Dubai is at last allowing foreigners to buy freehold property, thereby creating a Western-style housing market in a Middle Eastern culture, and it is taming a hostile desert environment.
But beyond the civil engineering and bravura architecture, the jury is out on whether this 25-mile coastal strip of the United Arab Emirates has succeeded in its aim to become a second-home destination for globetrotters.
On paper it seems immensely attractive. It levies no major VAT, property, wealth, income, inheritance or corporation taxes. Conscious of having just 8.5 per cent of the UAE's oil reserves, it is building leisure facilities and new homes in vast numbers - partly to meet the royal family's aim for Dubai's population to rise from 1.45 millon to 2.2 million by 2010.
It now has more than 30,000 hotel rooms, 35 international shopping malls and in excess of five million visitors a year. Its airport handles more than 100 airlines on 145 routes and its capacity is being tripled to 60 million passengers per year.
Moreover, some 2,600 companies have bases in a tax-free zone near downtown Dubai, and Internet City - a technology suburb - is home to regional offices for Siemens, Oracle, Dell, Microsoft and IBM.
But in practice some home-buyers find it a challenging place. First, there is little market information. Dubai has been selling property to international buyers for only four years so as yet there is no impartial Halifax-style price index. The best advice comes from respected British agents.
"The rentals market is particularly strong. But there's a lot of construction under way and it will take some years for it to be clear whether supply and demand are roughly in line in terms of the sales market," says Alex Upsom of Cluttons, a British agency now selling in Dubai.
Moreover, Dubai has a reputation for speculation. Until the law changed in 2005, it was easy for sharp investors to buy and sell apartments long before they were ever constructed, leading to artificially inflated prices with no real indication of how many genuine users there would be for completed homes.
"Now the market is maturing. Real users are here. Many who live and work in Dubai have bought new properties that are still being built, so they've had to rent. The lettings market has boomed in the past 18 months," says Jeremy Rollason of Savills.
There has also, historically, been a lack of transparency in the purchasing and ownership process. Until this month, foreign buyers were only entitled to purchase leasehold. Even now, there remains uncertainty over the thousands of leasehold homes bought in recent years by Britons and other foreigners: will they automatically become freehold now that the legislation has changed?
One direct benefit at least is that the new freehold status may encourage mortgage lenders to look favourably on buyers in Dubai in the future - until now, they have not.
Finally, there are a vast number of homes coming on to the market. If you want to get a feel for the sheer volume of work going on, look at the satellite images of Dubai on the Google Earth website, where scores of cranes are visible.
More than 12,000 homes for foreign buyers have been built since 2003, plus thousands of cheaper properties for locals. This means that anyone wishing to re-sell a home has competition from new properties.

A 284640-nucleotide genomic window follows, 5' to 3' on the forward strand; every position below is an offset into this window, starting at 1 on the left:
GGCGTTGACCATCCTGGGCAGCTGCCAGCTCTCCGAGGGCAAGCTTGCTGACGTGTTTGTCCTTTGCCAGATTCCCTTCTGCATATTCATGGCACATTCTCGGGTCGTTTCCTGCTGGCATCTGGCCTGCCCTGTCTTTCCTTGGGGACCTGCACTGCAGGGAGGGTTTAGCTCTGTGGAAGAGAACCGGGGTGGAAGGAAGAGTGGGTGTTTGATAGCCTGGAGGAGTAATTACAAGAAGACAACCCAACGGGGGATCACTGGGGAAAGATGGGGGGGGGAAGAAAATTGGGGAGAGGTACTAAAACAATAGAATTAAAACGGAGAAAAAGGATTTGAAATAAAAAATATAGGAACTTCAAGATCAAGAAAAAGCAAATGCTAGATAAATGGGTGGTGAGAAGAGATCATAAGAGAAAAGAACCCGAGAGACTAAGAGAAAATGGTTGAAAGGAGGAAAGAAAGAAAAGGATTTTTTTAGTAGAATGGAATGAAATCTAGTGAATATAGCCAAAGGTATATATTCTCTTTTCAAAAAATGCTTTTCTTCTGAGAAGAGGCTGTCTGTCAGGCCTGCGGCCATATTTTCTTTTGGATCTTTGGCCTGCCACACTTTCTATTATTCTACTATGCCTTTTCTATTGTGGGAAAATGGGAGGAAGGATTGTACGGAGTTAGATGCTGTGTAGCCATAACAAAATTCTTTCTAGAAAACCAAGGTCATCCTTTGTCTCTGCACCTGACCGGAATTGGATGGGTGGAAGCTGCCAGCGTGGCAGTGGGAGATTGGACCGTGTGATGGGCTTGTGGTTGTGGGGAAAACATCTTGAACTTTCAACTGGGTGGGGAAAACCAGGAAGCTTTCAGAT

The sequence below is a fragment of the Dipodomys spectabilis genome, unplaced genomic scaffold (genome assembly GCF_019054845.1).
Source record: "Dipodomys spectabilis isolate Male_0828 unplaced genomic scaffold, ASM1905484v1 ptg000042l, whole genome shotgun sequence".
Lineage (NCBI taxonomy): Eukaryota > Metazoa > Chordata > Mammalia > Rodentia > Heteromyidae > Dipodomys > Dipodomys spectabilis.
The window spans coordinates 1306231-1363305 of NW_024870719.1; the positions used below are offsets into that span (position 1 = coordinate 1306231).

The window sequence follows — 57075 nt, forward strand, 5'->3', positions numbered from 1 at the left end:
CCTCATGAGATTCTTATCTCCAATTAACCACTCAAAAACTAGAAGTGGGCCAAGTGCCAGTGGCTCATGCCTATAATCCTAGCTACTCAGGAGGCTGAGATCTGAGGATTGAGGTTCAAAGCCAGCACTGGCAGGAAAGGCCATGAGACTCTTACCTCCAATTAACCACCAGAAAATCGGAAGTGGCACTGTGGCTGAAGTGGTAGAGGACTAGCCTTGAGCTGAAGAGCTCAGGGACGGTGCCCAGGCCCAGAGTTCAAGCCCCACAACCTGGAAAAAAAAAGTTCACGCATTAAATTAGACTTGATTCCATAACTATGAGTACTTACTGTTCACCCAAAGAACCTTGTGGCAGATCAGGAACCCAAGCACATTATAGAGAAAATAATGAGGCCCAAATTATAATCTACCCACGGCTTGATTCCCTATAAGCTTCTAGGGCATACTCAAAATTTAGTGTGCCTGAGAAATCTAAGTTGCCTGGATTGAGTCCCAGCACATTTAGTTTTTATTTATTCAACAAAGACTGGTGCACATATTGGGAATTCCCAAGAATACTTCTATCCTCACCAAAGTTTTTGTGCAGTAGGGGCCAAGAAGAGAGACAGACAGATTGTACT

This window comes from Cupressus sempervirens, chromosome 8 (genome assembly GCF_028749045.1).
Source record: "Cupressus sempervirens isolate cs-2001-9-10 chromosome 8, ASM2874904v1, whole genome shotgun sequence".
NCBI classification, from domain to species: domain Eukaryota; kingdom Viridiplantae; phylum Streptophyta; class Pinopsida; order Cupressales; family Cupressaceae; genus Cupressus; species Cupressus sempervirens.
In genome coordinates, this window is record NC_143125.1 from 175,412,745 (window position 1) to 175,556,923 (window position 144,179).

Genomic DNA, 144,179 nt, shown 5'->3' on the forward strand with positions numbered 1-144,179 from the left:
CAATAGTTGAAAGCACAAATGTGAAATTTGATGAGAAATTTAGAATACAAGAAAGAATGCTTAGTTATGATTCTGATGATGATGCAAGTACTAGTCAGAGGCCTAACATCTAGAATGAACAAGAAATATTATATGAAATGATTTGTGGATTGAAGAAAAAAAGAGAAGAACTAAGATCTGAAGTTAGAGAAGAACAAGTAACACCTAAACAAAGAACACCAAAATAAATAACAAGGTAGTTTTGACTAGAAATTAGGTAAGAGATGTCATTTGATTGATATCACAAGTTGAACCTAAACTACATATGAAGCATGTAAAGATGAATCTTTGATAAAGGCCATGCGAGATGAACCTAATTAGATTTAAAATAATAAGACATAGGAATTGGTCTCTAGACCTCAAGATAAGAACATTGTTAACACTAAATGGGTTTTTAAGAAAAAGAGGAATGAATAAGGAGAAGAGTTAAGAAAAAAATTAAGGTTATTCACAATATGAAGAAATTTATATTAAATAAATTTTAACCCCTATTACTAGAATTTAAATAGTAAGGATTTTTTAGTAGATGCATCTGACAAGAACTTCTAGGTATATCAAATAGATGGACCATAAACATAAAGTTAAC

The consequence of so many homes coming on sale year-on-year may be price falls if Standard Chartered bank's prediction is correct. "Development of the Palms, Dubai Marina, Business Bay and Arabian Ranches, to name just a few [schemes], is going to boost supply in the coming five years in dramatic fashion. To us, this suggests that a decline in property prices is just a matter of time," a spokesperson for the bank says.
But the view in Dubai is that the extraordinarily influential royal family may prevent this happening. Some experts say that the three top developers - all closely linked to the royals - will cut back on building to keep prices up.
Either way, the next few years are likely to be decisive for Dubai's unique market. By about 2010 it will be clear whether the city-state is a genuine holiday home location or just an exciting idea that, like the land around its edges, turns to sand.
TO BUY OR NOT TO BUY?
The Investor: "We're looking at Sports City [a Dubai suburb]. The project is expected to have a minimum return of 15 per cent, which is good by any standards," according to A J Valentine, a US property investor. "Dubai's development investing is a no-brainer. It's performance is similar to that of London, Paris and Singapore, while still having an affordable price range."
The Holiday Home Owner: "I wanted year-round warmth, security and a high standard of living. My wife and I will use our apartment during the winter. The on-site facilities have all we need in terms of entertainment. The purchase is straightforward and a seven-year plan made it affordable," says David Tulett of London, who has bought a flat near Dubai Marina.
The Sceptic: "I wouldn't put a penny of my money there," says Stuart Law, of investment consultancy Assetz, who says it was difficult not to be wary of a country that took so long to allow freehold ownership. "There's also concern about the environmental impact of so much development. It's a city based on consumerism. I'm not sure that guarantees its role as a long-term holiday-home location. I wouldn't buy there."